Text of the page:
Upwards of 70 million Americans suffer from serious sleep disorders, according to the CDC. A far greater number of people suffer from poor sleep and sleep issues. For those suffering from poor sleep, there are remedies that offer promising alternatives to Benadryl and melatonin. According to the Journal of Psychiatry and Neuroscience (JPN), a gram of tryptophan taken 45 minutes prior to sleep can shorten the wait for sleep onset (for those with mild insomnia). Tryptophan can increase the synthesis of serotonin, which plays a key role in the function of mood and sleep.
As the JPN explains, unlike Benadryl and melatonin, tryptophan is found naturally in foods such as milk. The tryptophan found in food, however, is ingested along with large amino acids that compete for space within the pathways that ferry tryptophan into the brain. This means that dietary tryptophan doesn’t actually increase the amount of tryptophan in your brain. In other words, that glass of milk before bedtime isn’t going to be much help.
The sleepytime mineral
Magnesium, an essential mineral, is another promising alternative to Benadryl and melatonin. The Journal of Research in Medical Sciences (JRMS) conducted a double-blind placebo-controlled clinical trial highlighting the efficacy of magnesium as a sleep aid. The results showed improved sleep quality, sleep time, and a decrease in sleep latency (how long it takes someone to fall asleep once the lights are out). How exactly magnesium works is not yet fully understood, says the JRMS, but the results speak for themselves.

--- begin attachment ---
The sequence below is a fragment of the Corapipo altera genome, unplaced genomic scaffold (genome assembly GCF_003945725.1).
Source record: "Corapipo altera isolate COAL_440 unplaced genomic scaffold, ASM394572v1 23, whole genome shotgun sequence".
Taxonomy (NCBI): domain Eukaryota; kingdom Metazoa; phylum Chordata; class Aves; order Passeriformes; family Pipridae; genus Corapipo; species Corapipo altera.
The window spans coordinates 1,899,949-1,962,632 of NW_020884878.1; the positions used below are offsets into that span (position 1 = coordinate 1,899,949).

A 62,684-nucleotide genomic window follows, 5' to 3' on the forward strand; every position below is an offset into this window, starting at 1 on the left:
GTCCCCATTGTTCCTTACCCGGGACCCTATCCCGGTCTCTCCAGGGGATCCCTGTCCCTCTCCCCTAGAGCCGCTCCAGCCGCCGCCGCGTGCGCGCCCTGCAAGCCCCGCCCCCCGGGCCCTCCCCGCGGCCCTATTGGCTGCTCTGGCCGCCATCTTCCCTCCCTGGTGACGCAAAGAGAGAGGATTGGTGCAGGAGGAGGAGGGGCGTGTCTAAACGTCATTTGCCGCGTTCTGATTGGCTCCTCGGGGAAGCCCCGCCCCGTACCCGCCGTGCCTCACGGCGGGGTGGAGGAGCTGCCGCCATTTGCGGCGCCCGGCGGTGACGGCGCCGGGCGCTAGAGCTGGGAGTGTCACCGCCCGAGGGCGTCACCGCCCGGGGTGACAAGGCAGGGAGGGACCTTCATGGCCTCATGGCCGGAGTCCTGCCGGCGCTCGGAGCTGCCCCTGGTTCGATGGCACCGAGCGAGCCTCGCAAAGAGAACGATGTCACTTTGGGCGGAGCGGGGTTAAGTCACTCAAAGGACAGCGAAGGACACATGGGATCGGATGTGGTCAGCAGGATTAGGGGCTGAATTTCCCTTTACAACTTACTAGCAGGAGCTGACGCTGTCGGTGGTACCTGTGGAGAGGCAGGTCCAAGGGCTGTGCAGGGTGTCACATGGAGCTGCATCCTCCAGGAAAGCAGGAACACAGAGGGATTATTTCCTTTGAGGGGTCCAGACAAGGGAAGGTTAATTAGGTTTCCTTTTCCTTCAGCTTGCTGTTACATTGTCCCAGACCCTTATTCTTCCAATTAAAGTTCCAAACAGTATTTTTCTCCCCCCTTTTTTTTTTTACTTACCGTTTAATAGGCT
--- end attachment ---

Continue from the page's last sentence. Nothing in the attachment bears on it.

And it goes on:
A Powerful Neurotransmitter
Finally, there’s glycine. As explained by Psychology Today, glycine is a neurotransmitter that both stimulates and quiets the brain and nervous system. Glycine also helps the body produce serotonin. Psychology Today notes that increased glycine levels may help people sleep more soundly, fall asleep faster, and produce deeper, more restorative sleep.
According to Psychology Today, one of the ways glycine functions is by lowering core body temperature, which is part of the body’s natural sleep journey. In fact, lowering the temperature of the bedroom is often suggested as part of good sleep hygiene. For example, the Cleveland Clinic suggests a bedroom temperature between 60 to 67° F (15 to 19° C) for ideal sleep.
Good Sleep Hygiene
For those who wish to avoid Benadryl and melatonin, the CDC also offers tips for good sleep hygiene:
- Consistency: Going to sleep and waking at the same time.
- Ambiance: Keep your bedroom dark, quiet, and at the right temperature.
- Exercise: Being physically active during the day can help improve sleep quality.